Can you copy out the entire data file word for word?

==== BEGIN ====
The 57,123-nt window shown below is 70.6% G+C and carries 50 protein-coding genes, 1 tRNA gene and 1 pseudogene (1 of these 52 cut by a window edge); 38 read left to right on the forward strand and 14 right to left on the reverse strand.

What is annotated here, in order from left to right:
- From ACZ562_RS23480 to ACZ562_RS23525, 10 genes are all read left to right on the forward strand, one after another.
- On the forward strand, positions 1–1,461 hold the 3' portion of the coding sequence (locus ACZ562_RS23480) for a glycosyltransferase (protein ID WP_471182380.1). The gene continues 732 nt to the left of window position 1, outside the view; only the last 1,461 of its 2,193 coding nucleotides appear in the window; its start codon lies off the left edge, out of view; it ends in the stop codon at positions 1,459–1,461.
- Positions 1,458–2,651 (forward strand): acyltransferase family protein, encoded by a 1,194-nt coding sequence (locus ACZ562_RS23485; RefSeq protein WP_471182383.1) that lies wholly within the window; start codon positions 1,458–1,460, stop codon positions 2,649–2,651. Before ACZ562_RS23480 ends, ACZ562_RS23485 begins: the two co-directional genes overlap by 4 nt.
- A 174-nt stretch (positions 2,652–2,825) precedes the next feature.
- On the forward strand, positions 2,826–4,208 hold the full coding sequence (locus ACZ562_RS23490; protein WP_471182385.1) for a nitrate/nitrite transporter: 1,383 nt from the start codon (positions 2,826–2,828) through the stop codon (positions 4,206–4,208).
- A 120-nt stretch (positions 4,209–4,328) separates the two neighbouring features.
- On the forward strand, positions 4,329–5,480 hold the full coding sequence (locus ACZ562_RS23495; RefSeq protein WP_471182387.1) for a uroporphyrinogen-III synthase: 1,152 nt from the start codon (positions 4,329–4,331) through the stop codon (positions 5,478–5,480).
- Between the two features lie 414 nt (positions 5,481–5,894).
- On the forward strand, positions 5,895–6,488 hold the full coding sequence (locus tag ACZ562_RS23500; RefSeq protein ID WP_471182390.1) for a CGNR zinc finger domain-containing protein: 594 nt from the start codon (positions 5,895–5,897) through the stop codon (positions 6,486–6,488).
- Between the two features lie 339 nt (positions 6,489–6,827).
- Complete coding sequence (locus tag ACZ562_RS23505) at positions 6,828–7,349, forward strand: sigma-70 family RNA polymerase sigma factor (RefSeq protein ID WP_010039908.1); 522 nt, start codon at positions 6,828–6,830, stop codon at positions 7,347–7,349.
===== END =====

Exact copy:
The 57,123-nt window shown below is 70.6% G+C and carries 50 protein-coding genes, 1 tRNA gene and 1 pseudogene (1 of these 52 cut by a window edge); 38 read left to right on the forward strand and 14 right to left on the reverse strand.

What is annotated here, in order from left to right:
- From ACZ562_RS23480 to ACZ562_RS23525, 10 genes are all read left to right on the forward strand, one after another.
- On the forward strand, positions 1–1,461 hold the 3' portion of the coding sequence (locus ACZ562_RS23480) for a glycosyltransferase (protein ID WP_471182380.1). The gene continues 732 nt to the left of window position 1, outside the view; only the last 1,461 of its 2,193 coding nucleotides appear in the window; its start codon lies off the left edge, out of view; it ends in the stop codon at positions 1,459–1,461.
- Positions 1,458–2,651 (forward strand): acyltransferase family protein, encoded by a 1,194-nt coding sequence (locus ACZ562_RS23485; RefSeq protein WP_471182383.1) that lies wholly within the window; start codon positions 1,458–1,460, stop codon positions 2,649–2,651. Before ACZ562_RS23480 ends, ACZ562_RS23485 begins: the two co-directional genes overlap by 4 nt.
- A 174-nt stretch (positions 2,652–2,825) precedes the next feature.
- On the forward strand, positions 2,826–4,208 hold the full coding sequence (locus ACZ562_RS23490; protein WP_471182385.1) for a nitrate/nitrite transporter: 1,383 nt from the start codon (positions 2,826–2,828) through the stop codon (positions 4,206–4,208).
- A 120-nt stretch (positions 4,209–4,328) separates the two neighbouring features.
- On the forward strand, positions 4,329–5,480 hold the full coding sequence (locus ACZ562_RS23495; RefSeq protein WP_471182387.1) for a uroporphyrinogen-III synthase: 1,152 nt from the start codon (positions 4,329–4,331) through the stop codon (positions 5,478–5,480).
- Between the two features lie 414 nt (positions 5,481–5,894).
- On the forward strand, positions 5,895–6,488 hold the full coding sequence (locus tag ACZ562_RS23500; RefSeq protein ID WP_471182390.1) for a CGNR zinc finger domain-containing protein: 594 nt from the start codon (positions 5,895–5,897) through the stop codon (positions 6,486–6,488).
- Between the two features lie 339 nt (positions 6,489–6,827).
- Complete coding sequence (locus tag ACZ562_RS23505) at positions 6,828–7,349, forward strand: sigma-70 family RNA polymerase sigma factor (RefSeq protein ID WP_010039908.1); 522 nt, start codon at positions 6,828–6,830, stop codon at positions 7,347–7,349.